Album art painted by Felix Martin’s mother, Soraya Martin
Berklee-educated modern progressive/world fusion guitarist FELIX MARTIN recently announced details regarding his upcoming 15-track full-length album, Mechanical Nations, out February 24, 2017. Mechanical Nations is available for pre-order now via iTunes,Amazon and Martin’s official webstore.
“For this song, I wanted to see drums and guitar as one instrument, writing grooves for both instruments in a way that would make sense,” says Martin about “Bom”. “This was the very first song I wrote using this guitar you see in the video (FM-907), which is a 9-string and a 7-string together, making it a guitar with 16-strings in one wide neck. I wanted to add that low 9-string open string (which is the lowest note I could possibly play) in a way that would sound heavy and big. I do this by slapping the guitar with my hand open.”
He continues, “This song came to me after listening to a lot of industrial, prog and nu-metal music. It’s influenced by the band Planet X with a bit of industrial vibe from Nine Inch Nails mostly at the middle, then a general electronic vibe in the interlude. I think Primus influenced this track too.”
FELIX MARTIN recently announced an upcoming tour of the north-eastern U.S. with Consider The Source, beginning March 8 in Pittsburgh, PA. The tour will hit a total of ten cities, coming to an end on March 19 in Bridgeport, CT. See below for all currently confirmed tour dates.
FELIX MARTIN w/ Consider The Source
3/8 – Pittsburgh, PA @ James Street (Ballroom)
3/9 – Akron, OH @ Musica
3/10 – Chicago, IL @ Reggie’s
3/11 – Dekalb, IL @ The House
3/12 – Indianapolis, IN @ The Hi-Fi
3/15 – Raleigh, NC @ The Pour House
3/16 – Washington, DC @ Gypsy Sally’s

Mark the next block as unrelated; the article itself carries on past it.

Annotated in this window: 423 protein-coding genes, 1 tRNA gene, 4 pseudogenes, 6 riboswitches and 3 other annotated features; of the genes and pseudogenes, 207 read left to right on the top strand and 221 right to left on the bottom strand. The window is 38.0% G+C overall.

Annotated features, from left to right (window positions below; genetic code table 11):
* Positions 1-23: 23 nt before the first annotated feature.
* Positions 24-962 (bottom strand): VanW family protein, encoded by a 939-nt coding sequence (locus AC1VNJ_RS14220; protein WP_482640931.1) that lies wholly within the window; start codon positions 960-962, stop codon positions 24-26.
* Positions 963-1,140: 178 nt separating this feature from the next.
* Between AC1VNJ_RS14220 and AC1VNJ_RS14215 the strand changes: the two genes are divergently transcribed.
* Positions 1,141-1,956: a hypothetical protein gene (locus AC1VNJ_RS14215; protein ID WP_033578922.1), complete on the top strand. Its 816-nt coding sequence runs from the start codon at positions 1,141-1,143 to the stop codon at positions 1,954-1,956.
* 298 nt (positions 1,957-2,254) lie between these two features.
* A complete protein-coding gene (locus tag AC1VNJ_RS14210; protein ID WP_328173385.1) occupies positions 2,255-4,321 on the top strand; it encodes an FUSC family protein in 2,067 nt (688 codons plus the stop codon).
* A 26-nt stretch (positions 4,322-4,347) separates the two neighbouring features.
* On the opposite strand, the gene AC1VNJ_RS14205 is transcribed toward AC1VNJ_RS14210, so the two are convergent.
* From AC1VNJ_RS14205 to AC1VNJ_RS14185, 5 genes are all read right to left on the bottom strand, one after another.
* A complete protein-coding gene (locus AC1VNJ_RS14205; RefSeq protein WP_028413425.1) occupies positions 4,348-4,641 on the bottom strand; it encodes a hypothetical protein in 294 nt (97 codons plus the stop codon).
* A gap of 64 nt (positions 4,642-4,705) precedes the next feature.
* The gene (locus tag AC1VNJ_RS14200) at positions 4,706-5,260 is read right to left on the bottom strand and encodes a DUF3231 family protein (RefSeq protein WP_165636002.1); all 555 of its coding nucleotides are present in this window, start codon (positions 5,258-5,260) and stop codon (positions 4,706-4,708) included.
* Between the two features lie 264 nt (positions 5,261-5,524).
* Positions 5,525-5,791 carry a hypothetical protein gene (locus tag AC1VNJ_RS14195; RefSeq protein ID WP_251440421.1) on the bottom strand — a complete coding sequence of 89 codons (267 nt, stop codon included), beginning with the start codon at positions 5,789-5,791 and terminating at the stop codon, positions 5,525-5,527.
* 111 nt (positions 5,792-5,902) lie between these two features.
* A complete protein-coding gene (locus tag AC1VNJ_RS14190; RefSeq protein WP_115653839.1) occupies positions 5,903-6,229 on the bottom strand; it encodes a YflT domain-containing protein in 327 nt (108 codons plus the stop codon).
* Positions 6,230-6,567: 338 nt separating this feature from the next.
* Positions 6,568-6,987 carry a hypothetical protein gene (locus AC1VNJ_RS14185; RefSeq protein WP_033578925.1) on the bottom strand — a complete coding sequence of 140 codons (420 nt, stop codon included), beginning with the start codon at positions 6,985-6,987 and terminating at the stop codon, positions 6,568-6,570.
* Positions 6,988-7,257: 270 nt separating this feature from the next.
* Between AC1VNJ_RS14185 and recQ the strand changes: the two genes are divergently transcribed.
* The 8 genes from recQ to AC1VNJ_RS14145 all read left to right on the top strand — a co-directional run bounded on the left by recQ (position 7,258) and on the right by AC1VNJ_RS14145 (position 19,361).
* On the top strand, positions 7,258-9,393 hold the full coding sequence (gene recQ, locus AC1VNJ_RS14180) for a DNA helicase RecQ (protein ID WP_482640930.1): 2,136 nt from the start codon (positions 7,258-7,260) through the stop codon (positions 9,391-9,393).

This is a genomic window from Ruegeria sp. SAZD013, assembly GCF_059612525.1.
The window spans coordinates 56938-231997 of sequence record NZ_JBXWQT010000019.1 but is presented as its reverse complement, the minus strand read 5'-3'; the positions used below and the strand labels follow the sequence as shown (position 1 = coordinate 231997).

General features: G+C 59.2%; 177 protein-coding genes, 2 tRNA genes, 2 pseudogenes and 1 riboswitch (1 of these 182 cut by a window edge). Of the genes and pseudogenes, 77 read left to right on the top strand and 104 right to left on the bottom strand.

3/17 – Asbury Park, NJ @ The Wonder Bar
3/18 – Albany, NY @ The Hollow
3/19 – Bridgeport, CT @ The Acoustic
FELIX MARTIN self-produced his new album, Mechanical Nations, with mixing by Jamie King (Between The Buried And Me). Much of the album is inspired by industrialized South American locations and the hard work of the people. Musically, Martin’s goal with this album was to discover unique sounds on the electric guitar while blending rock and metal with a Latin spark. Martin wanted his full band – featuring fellow Berklee-alum Kilian Duarte (bass) and Victor A. Carracedo (drums) – to stand out, rather than have Mechanical Nations come across primarily as an instrumental solo guitar record.
“I challenged myself to not use distortion, play solos, or even lead-solo melodies, as I wanted to focus on what makes me different on the guitar and put the whole band under the spotlight,” says Martin. He continues to describe the inspiration behind the album’s concept. “Many songs on this album are inspired by traditional South American melodies and locations that were then “Mechanized” so to say, in a progressive format. “Barquisimetal” is a good example – it is a place in Venezuela that inspired melodies and the landscape brought out that creative spark. Many South American countries, especially places like Venezuela, are heavily-industrialized economies. The hard work of the people and how it shaped the countries themselves seemed fitting for a progressive rock record.”
Mechanical Nations track listing:
3) Eight Moon Headdress
4) Nomadic Tree
5) Da House Cat
6) Cosmo Basket
8) Bom Continues
9) Cardboard Roofs
10) Santos (feat. Angel Vivaldi)
12) King Zartman
13) Four Handed Giant
15) Bridge Clock Disparity
Stay tuned for more tracks, playthroughs, music videos and more from FELIX MARTIN leading up to the release of Mechanical Nations.
About FELIX MARTIN:
Although FELIX MARTIN‘s popularity first exploded in 2012 with the release of his Live in Boston album via Prosthetic Records, he originally began shaping his unique performance techniques at the age of just 13. His unparalleled ability to perform a striking genre-blend of metal, jazz, progressive, world and Latin music while nimbly executing it with 14 and 16-string guitars is what preserves Martin at the forefront of fusion music today.
FELIX MARTIN performs and records with guitars that he designs himself, built by different manufacturers (including his most famous guitar by Skervesen). Check out all of Martin’s guitars here, including those used on the upcoming album: www.felixmartin.net/guitars
“If ever you happened to be at a FELIX MARTIN gig, you’d know something was… different. Even if when you first walked in you didn’t immediately notice Felix was playing a 14-string instrument, one couldn’t help notice the complexity of the music, as well as the level of technique displayed.” – Jay Hale, Seymour Duncan blog